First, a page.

Prelinger Library Orphan Works Comment to U.S. Copyright Office equally rapidly expanding proportion of historical and cultural information being made available online. In 2001, we digitized and put online for free download over 2,000 educational films from our historic film archive. So far, over 2.6 million films have been downloaded. This project was well received by the general public, but we have also received feedback from public school teachers and home schooling parents who have told us that they regularly use the films in educational situations. Some of the educators who have used materials from the film collection have contacted us requesting information about our print materials, and wanting to know when they will be available for educational use. Our collection is rich in the history of the American West, and we have been visited by students and educators from across California, Oregon, and Washington. These patrons have asked when it will be possible to view digitized public domain materials from our library, so that they can visit us without leaving their own educational facilities. One group of home school parents in Eugene, Oregon, is planning western states history units for their class of ten children. They have used the historical film that we have put online, and they are eager to know when our digitization of historic textbooks and primary historical documents will commence. They are an indicator of the expanded public customer base of archives and libraries that has been created by the digital age.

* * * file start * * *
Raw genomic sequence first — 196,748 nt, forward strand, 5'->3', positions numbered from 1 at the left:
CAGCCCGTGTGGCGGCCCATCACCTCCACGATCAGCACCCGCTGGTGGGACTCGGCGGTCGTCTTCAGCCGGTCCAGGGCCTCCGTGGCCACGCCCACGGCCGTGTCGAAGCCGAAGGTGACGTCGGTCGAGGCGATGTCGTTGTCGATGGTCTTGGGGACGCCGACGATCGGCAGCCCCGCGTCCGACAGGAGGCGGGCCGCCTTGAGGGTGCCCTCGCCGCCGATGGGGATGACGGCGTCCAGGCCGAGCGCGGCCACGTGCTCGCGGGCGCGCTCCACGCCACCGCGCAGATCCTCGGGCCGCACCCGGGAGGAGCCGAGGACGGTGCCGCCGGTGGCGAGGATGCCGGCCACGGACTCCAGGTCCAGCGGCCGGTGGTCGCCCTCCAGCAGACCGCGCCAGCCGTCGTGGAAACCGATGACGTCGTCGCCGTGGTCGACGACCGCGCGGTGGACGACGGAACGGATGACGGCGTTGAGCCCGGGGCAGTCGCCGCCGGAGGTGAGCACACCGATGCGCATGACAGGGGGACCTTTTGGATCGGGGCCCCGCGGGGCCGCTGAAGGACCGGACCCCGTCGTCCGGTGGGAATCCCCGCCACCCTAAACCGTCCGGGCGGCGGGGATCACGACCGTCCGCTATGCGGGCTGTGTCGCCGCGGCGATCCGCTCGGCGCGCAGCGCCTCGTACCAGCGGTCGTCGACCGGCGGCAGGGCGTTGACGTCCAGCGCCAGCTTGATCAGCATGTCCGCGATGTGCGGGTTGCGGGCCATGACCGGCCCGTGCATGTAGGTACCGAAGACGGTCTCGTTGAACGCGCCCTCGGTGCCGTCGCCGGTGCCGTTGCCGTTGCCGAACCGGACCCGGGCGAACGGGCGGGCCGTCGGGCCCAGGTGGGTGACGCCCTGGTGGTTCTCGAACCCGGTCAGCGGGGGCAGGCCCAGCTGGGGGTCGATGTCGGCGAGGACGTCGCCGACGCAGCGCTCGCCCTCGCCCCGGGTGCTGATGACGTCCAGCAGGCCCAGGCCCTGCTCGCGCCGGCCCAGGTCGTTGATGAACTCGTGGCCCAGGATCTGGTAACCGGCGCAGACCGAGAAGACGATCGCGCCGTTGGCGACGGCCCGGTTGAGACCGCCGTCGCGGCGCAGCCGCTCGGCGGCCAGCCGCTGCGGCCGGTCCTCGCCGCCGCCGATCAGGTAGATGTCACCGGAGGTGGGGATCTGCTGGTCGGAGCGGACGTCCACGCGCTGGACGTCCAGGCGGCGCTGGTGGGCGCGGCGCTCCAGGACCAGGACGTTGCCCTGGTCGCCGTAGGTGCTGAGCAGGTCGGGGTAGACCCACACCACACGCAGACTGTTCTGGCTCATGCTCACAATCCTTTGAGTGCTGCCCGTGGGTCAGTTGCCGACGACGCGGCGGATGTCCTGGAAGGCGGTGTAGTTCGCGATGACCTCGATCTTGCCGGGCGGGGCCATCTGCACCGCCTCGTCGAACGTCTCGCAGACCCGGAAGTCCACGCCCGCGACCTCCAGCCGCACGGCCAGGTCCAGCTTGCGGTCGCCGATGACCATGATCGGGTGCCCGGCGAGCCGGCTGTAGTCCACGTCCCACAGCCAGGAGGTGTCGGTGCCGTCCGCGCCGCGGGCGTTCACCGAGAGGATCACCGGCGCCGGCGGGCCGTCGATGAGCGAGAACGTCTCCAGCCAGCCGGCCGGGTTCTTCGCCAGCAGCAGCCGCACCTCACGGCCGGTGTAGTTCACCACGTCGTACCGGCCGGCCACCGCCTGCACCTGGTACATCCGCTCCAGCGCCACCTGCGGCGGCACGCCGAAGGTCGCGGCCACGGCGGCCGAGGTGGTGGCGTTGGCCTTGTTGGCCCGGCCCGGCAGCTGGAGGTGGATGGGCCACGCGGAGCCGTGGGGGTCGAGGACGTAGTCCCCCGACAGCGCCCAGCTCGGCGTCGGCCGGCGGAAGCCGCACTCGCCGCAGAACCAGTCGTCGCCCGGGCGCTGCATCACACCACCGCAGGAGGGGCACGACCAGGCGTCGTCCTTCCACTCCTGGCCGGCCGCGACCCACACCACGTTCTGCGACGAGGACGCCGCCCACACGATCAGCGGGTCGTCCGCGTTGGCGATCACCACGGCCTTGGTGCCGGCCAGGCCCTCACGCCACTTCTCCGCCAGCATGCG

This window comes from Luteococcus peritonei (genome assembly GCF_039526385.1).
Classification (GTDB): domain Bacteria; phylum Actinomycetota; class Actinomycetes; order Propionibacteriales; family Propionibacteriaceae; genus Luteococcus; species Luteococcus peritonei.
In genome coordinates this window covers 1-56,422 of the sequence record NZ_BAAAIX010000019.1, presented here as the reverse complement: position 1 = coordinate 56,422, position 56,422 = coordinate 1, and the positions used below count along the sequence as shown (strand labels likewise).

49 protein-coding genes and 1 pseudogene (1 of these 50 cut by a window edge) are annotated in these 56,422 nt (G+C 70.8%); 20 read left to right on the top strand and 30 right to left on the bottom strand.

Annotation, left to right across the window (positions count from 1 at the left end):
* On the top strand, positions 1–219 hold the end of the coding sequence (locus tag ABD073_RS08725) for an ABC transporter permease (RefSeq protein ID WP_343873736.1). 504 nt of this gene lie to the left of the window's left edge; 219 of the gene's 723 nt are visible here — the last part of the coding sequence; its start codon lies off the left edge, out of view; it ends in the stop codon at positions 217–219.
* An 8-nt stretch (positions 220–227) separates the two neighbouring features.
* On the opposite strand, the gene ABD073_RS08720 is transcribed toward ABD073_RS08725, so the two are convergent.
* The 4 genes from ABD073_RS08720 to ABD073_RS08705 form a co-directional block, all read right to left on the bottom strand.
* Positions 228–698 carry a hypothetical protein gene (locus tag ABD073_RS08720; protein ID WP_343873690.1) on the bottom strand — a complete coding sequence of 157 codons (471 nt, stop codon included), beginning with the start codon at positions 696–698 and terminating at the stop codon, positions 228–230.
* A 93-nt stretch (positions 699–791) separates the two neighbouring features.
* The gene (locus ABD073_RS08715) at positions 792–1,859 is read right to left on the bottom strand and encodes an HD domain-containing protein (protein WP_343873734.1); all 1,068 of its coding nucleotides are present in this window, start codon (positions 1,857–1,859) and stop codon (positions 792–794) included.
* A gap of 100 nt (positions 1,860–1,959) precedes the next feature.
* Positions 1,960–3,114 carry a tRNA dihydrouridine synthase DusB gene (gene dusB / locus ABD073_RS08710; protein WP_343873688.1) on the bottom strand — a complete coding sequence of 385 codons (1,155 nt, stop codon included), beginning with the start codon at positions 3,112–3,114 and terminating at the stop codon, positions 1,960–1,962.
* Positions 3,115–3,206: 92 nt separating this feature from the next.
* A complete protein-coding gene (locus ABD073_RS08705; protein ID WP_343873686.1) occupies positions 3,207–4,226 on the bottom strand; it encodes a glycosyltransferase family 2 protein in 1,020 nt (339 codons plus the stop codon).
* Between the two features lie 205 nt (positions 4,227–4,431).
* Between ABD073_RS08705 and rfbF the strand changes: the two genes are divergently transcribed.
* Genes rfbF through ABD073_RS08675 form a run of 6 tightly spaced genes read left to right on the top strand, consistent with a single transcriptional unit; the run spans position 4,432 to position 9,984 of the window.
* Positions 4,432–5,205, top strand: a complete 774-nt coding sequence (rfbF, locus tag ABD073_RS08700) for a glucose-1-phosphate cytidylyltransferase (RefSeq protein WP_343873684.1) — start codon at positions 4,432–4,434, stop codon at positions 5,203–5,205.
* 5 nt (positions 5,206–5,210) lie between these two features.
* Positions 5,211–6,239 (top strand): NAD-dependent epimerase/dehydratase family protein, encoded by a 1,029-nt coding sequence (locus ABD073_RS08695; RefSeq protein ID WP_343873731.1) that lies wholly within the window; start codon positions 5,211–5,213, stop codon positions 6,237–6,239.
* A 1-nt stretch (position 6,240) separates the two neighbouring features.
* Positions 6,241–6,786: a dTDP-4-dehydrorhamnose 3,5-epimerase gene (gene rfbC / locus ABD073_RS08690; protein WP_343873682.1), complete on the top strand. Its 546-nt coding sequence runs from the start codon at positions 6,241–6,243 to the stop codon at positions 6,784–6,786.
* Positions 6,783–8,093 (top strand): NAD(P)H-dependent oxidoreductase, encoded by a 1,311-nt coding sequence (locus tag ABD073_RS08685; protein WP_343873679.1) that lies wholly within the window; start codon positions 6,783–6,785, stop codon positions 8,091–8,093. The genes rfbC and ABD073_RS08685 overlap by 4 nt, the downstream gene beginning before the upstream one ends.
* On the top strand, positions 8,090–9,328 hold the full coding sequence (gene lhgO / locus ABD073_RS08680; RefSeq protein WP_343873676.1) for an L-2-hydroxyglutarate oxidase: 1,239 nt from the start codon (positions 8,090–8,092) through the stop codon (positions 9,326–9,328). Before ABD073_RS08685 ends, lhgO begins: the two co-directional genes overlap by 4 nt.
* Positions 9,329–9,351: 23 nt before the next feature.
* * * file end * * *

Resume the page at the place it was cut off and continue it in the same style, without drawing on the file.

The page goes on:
III. An Example of An Orphan Works Problem
The central obstacle we face in meeting the needs of that expanded customer base is the work of clearly identifying which materials are public domain, and which are copyright. A cursory review of our collection tells us that about one-third of it is clearly public domain, and about onethird of it is under copyright to organizations that are reachable through contemporary channels. But the remaining third is constituted of works in the gray area where copyright status requires research on a case-by-case basis. These orphan works amount to a roadblock that inhibits our need to digitize public domain works to make them available to educational use. For example, Ghost Trails to California is a beautiful book of American history by Thomas H. Hunt. This 261-page volume features large-format photo essays about emigrant trails to California, with an appendix of 28 topographical maps of emigrant routes. The accompanying text is a persuasive essay written to engender interest in pioneer trails preservation. The photo essays include hundreds of color and black-and-white images of the interior western U.S. landscape. The photos are contextualized with extracts from emigrant journals, describing emigrants’ personal experiences in the landscape that has been recaptured through the photographer’s eye. It is an ideal text for a wide range of educational applications, especially in our Oregon friends’ American history unit. Ghost Trails to California was published and copyrighted in 1974 by American West Publishing Company, a small independent press in California. American West published a series of books, of which Ghost Trails is a part, titled Images of America. By researching the corporate history of American West at the public library, we learned that in 1975 they were sold to Crown Publishing. Then, from an article published in 2000 in an online magazine called Imaginarypress.com about the history of American West Publishing, we learned that following 3